New article in Phi Delta Kappan - How to respond to community concerns about critical race theory


With Emily A. Hodge and Francesca A. López, I am proud to share an article that involved looking at some district communication in the wake of last summer’s contentious discussions about the contents of the school curriculum. Specifically, we examined the posts on Facebook by school districts, detailing some ways these messages could potentially be strengthened.

The core of the article draws on research about political messaging that points out that messages that are effective for achieving political means have the following features (drawing on work primarily by [Haney López]

  1. Opening by describing a shared value.
  2. Using active voice to name an antagonist (e.g., the people who are trying to divide us) and calling out divide-and-conquer tactics.
  3. Ending with a strong, positive call to action that affirms common values.

This strategy has two over-arching features. First, instead of being race-neutral or colorblind, they highlight making education better for students of different racial and ethnic groups. Second, this strategy avoids messaging a topic that may have an unclear meaning to some members of the community, risking having the reader perceive something like critical race theory as the antagonist.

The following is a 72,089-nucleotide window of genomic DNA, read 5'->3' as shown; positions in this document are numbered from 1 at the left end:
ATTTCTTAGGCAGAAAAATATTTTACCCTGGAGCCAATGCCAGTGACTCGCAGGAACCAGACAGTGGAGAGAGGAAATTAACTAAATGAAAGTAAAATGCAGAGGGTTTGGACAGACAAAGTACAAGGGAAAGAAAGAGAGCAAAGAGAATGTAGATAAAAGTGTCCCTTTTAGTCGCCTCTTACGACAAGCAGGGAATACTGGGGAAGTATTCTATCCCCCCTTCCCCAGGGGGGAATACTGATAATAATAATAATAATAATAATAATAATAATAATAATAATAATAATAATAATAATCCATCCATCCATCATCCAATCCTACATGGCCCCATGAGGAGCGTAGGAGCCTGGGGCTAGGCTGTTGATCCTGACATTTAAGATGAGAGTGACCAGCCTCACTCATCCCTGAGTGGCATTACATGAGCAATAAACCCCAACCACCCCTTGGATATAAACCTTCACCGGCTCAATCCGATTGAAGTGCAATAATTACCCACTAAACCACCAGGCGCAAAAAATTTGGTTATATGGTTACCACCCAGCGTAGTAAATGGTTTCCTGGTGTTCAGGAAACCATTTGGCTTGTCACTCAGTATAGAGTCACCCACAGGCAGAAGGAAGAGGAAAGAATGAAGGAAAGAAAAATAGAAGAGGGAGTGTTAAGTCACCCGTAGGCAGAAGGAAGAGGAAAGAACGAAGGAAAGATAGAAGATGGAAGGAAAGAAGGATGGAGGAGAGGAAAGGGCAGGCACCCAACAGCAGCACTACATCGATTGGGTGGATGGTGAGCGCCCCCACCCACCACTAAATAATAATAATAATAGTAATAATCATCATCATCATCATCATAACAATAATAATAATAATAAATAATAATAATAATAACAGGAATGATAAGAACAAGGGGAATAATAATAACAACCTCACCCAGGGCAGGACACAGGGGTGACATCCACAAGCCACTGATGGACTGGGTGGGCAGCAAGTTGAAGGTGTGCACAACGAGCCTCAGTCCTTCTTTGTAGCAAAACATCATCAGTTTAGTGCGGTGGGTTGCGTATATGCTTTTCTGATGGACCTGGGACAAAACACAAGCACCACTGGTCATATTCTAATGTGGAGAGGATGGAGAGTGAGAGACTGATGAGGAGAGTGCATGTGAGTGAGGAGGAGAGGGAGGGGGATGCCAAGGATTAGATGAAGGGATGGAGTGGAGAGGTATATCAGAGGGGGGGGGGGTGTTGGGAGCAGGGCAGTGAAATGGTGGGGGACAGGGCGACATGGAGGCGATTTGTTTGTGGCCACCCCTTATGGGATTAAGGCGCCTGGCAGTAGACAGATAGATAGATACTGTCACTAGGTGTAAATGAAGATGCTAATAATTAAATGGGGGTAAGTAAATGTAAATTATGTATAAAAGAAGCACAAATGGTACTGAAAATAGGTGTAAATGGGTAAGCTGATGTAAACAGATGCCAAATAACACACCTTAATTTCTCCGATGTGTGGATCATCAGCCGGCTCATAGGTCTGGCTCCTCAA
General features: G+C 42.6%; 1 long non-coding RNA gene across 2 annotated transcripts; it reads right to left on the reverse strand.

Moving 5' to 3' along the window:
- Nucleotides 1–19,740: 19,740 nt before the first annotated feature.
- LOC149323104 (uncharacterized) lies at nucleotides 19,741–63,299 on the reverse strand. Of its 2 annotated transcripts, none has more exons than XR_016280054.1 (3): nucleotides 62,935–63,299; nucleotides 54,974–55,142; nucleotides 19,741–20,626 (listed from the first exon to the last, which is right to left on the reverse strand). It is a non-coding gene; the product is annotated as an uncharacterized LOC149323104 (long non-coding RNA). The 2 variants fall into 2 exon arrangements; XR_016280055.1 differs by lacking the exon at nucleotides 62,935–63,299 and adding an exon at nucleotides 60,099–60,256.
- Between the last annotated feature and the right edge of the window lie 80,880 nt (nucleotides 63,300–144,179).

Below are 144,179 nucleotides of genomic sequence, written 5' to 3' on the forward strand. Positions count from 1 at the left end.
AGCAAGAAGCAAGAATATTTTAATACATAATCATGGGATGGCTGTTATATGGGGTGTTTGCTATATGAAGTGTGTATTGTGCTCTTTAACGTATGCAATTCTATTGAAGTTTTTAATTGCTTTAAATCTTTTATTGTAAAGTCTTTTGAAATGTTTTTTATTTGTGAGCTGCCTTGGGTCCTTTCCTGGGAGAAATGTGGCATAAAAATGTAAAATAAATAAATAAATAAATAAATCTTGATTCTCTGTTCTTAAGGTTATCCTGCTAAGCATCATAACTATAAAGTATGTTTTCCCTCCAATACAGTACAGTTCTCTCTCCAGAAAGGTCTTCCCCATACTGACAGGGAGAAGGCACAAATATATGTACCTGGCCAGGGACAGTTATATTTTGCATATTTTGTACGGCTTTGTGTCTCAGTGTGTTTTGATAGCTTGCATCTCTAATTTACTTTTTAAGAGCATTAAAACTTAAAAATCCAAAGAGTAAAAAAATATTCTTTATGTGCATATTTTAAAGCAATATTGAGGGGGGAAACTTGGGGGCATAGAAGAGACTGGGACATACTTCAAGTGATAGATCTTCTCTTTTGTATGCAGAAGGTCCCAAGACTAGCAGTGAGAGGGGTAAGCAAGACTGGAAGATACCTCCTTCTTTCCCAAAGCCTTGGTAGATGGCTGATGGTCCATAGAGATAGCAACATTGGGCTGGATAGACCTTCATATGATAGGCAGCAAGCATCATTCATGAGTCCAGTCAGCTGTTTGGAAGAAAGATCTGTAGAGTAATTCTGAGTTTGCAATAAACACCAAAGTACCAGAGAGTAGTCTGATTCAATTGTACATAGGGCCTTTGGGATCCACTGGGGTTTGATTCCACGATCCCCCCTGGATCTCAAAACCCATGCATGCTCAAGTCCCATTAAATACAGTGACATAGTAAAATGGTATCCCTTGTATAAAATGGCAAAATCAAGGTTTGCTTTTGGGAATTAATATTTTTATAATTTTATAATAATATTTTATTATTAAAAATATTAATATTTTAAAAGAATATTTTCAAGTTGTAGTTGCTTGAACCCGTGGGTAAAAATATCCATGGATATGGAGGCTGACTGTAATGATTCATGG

It was great to work on this project; Emily and Francesca are fantastic scholars and I had the chance to learn more about research on political messaging and communication. As soon as I encountered the three features that we highlighted in this piece, they resonated. I was feeling stuck in conversations about critical race theory, not wanting to plainly state that it was not being taught and feeling trapped in a conversation that didn’t seem to be about an important problem. I think this article goes some of the way to offering educational leaders, educators, and researchers tools to respond to questions about critical race theory and other topics that raise the public’s attention.